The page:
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Geared up for Berlin

Resolute Reds move within two wins of title

“We’ll win the league now,” Uli Hoeneß declared. The statement came over neither as a threat nor a rallying call, but simply a statement of fact as assessed by the general manager on the basis of Munich’s current form and recent results. Hoeneß can rarely have faced the media after a match in such a relaxed mood as he did at the Commerzbank Arena following Bayern’s 3-1 victory over Eintracht Frankfurt on Bundesliga matchday 29.

With five games remaining, Munich are a reassuring ten points clear of Werder Bremen in second, and require only six points to be mathematically certain of the title. “It means we can concentrate fully on the German Cup final and the UEFA Cup. We’re playing with tremendous resolve, and it’s great to watch,” Hoeneß enthused after Ottmar Hitzfeld’s men gave another display full of character and determination. Three days ahead of the Cup showdown with Borussia Dortmund, the Bavarians showed no signs of easing back and warmed up for Berlin in the best possible way.

Unstoppable Luca Toni

Curiously, the leaders took a while to get going on Wednesday and Eintracht were in front at half-time courtesy of Benjamin Köhler’s 29th-minute header. However, the visitors came out fighting after the break and chalked up an ultimately deserved victory through Daniel van Buyten (60) and Luca Toni (74, 85), once again outstanding for the champions-elect. The win was only Bayern’s eighth in 38 league visits to the banking metropolis.

If one man made the difference between the sides, it was Toni with his third double strike in the space of a week. The Italian now has 20 Bundesliga goals for the campaign, five more than second-highest scorer Mario Gomez of Stuttgart. “If Luca Toni had been playing for Frankfurt, it might have been a different outcome,” Hitzfeld confessed afterwards.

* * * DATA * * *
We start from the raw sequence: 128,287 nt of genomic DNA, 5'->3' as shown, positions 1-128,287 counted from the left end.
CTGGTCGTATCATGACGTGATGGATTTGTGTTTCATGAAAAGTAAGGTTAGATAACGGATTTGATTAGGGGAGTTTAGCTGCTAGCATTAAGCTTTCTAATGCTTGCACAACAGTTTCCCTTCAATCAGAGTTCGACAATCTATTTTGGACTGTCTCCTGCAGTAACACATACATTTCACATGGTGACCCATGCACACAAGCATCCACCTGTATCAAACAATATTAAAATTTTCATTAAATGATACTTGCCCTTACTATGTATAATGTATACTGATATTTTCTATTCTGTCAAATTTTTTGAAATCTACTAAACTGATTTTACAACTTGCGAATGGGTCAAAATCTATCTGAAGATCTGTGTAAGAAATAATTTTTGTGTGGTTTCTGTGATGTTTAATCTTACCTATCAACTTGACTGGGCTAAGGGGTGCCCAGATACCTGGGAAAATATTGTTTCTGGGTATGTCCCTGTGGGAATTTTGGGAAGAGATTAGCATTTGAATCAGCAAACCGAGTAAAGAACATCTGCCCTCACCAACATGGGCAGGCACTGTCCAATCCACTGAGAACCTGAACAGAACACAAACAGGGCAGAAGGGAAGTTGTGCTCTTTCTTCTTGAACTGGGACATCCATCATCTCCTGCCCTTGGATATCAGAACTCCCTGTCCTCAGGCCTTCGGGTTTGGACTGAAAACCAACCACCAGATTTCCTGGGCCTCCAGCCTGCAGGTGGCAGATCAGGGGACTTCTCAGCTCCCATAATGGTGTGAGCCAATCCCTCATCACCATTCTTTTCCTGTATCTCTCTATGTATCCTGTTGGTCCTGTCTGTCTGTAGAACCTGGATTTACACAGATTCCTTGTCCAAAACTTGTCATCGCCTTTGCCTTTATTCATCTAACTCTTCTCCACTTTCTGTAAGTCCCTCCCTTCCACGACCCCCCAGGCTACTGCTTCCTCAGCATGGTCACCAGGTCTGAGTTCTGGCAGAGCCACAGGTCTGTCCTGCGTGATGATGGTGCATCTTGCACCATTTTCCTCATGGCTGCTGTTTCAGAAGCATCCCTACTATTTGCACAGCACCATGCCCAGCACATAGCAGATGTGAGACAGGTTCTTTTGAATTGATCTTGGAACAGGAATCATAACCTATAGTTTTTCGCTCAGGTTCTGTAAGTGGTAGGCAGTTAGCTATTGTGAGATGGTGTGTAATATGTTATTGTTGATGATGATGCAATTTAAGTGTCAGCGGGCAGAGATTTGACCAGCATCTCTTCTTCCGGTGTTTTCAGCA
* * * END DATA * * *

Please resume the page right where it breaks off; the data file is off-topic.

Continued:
Unlucky Eintracht

The Bayern coach was thinking of two huge opportunities spurned by the home team either side of the interval. Ioannis Amanatidis sliced wide with the goal at his mercy on the stroke of half-time, before Olli Kahn stand-in Michael Rensing deflected a fierce Martin Fenin drive onto the crossbar with his knee shortly after the restart. “That was the turning point in the match. We had two chances to make it 2-0, but we failed,” Frankfurt boss Friedhelm Funkel fumed.

The second half certainly provided quality entertainment for the 51,500 full house as both sides went in search of the win. “It was a tactical battle before half-time, but it was end-to-end stuff after that,” Hitzfeld commented approvingly. “The players were determined not to disgrace themselves and got themselves fired up in the dressing room,” Hoeneß observed, pleased with the attitude shown by the Munich stars. “The second half was genuinely top class.“

Praise for the players

The board director was unusually effusive in his praise for the team. “This team is remarkable for the fact they can always find another gear, and never give up even after falling behind. They stay focused and keep going, and more than anything else, they keep looking for goals right to the end. Luca Toni would probably still be trying to score after 138 minutes.“ Hoeneß was particularly impressed at the quality shown by a clutch of second-string players with limited match practice behind them this season. “We’ve proved the team comprises more than just three or four individuals.“

Bayern will now travel to Berlin in confident mood, before approaching the last five league fixtures under very little pressure. “What our rivals do is less important to us now,” Hitzfeld summed up. Put another way, the only possible danger to Bayern now – complacency or lack of concentration perhaps – comes from within.